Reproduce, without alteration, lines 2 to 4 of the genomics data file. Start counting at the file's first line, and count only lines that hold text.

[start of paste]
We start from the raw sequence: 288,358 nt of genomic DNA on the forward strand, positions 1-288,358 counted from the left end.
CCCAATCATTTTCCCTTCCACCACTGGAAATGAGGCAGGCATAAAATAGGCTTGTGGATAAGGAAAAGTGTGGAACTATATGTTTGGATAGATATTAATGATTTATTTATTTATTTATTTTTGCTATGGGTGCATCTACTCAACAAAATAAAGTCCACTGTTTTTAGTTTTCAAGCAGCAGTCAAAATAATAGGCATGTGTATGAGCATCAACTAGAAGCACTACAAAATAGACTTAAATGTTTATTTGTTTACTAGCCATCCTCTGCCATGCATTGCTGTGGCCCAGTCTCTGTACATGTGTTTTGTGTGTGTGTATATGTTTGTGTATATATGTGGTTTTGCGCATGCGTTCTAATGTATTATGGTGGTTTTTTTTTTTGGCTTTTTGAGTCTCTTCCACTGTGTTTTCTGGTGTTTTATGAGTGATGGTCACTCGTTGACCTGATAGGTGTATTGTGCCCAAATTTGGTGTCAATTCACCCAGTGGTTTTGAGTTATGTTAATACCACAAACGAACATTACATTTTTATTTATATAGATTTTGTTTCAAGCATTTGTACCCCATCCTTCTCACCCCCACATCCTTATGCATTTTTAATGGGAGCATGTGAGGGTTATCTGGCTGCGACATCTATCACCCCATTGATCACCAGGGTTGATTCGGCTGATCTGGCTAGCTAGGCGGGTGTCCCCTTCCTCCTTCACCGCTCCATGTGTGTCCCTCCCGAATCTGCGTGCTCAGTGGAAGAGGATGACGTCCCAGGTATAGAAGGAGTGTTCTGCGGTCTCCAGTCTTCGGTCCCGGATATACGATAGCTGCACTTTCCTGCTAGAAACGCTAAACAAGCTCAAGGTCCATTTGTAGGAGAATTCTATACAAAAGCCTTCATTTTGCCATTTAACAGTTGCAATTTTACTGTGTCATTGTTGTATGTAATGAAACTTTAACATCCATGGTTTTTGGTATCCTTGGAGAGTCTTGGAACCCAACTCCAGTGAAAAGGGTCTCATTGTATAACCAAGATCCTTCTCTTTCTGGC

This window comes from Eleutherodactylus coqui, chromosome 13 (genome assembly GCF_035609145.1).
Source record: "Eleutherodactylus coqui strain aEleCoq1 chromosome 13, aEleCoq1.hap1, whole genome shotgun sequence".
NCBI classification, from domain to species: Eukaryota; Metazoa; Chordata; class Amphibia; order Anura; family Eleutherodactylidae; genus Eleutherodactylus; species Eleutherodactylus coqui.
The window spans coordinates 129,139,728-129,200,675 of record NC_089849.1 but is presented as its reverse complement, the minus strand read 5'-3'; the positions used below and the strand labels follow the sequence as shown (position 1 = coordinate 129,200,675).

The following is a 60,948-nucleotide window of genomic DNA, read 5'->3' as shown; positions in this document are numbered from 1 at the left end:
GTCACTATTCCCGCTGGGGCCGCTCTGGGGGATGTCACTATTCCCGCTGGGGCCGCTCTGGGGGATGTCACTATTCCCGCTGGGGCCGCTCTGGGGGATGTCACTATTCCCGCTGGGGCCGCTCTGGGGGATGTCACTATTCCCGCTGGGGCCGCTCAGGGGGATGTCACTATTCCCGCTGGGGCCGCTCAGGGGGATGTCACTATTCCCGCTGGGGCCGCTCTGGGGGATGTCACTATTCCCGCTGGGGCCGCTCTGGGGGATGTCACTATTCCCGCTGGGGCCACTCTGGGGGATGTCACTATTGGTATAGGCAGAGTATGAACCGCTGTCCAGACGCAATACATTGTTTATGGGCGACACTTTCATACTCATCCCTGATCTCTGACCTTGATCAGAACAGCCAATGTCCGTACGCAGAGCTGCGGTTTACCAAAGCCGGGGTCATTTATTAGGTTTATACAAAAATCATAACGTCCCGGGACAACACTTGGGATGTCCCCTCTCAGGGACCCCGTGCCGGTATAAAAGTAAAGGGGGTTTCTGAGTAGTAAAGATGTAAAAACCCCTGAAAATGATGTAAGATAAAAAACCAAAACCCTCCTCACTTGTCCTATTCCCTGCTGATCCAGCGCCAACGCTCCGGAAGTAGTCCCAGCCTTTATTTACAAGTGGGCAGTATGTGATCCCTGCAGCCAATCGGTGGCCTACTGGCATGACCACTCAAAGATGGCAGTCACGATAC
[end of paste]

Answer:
CCCAATCATTTTCCCTTCCACCACTGGAAATGAGGCAGGCATAAAATAGGCTTGTGGATAAGGAAAAGTGTGGAACTATATGTTTGGATAGATATTAATGATTTATTTATTTATTTATTTTTGCTATGGGTGCATCTACTCAACAAAATAAAGTCCACTGTTTTTAGTTTTCAAGCAGCAGTCAAAATAATAGGCATGTGTATGAGCATCAACTAGAAGCACTACAAAATAGACTTAAATGTTTATTTGTTTACTAGCCATCCTCTGCCATGCATTGCTGTGGCCCAGTCTCTGTACATGTGTTTTGTGTGTGTGTATATGTTTGTGTATATATGTGGTTTTGCGCATGCGTTCTAATGTATTATGGTGGTTTTTTTTTTTGGCTTTTTGAGTCTCTTCCACTGTGTTTTCTGGTGTTTTATGAGTGATGGTCACTCGTTGACCTGATAGGTGTATTGTGCCCAAATTTGGTGTCAATTCACCCAGTGGTTTTGAGTTATGTTAATACCACAAACGAACATTACATTTTTATTTATATAGATTTTGTTTCAAGCATTTGTACCCCATCCTTCTCACCCCCACATCCTTATGCATTTTTAATGGGAGCATGTGAGGGTTATCTGGCTGCGACATCTATCACCCCATTGATCACCAGGGTTGATTCGGCTGATCTGGCTAGCTAGGCGGGTGTCCCCTTCCTCCTTCACCGCTCCATGTGTGTCCCTCCCGAATCTGCGTGCTCAGTGGAAGAGGATGACGTCCCAGGTATAGAAGGAGTGTTCTGCGGTCTCCAGTCTTCGGTCCCGGATATACGATAGCTGCACTTTCCTGCTAGAAACGCTAAACAAGCTCAAGGTCCATTTGTAGGAGAATTCTATACAAAAGCCTTCATTTTGCCATTTAACAGTTGCAATTTTACTGTGTCATTGTTGTATGTAATGAAACTTTAACATCCATGGTTTTTGGTATCCTTGGAGAGTCTTGGAACCCAACTCCAGTGAAAAGGGTCTCATTGTATAACCAAGATCCTTCTCTTTCTGGC

This window comes from Eleutherodactylus coqui, chromosome 13 (genome assembly GCF_035609145.1).
Source record: "Eleutherodactylus coqui strain aEleCoq1 chromosome 13, aEleCoq1.hap1, whole genome shotgun sequence".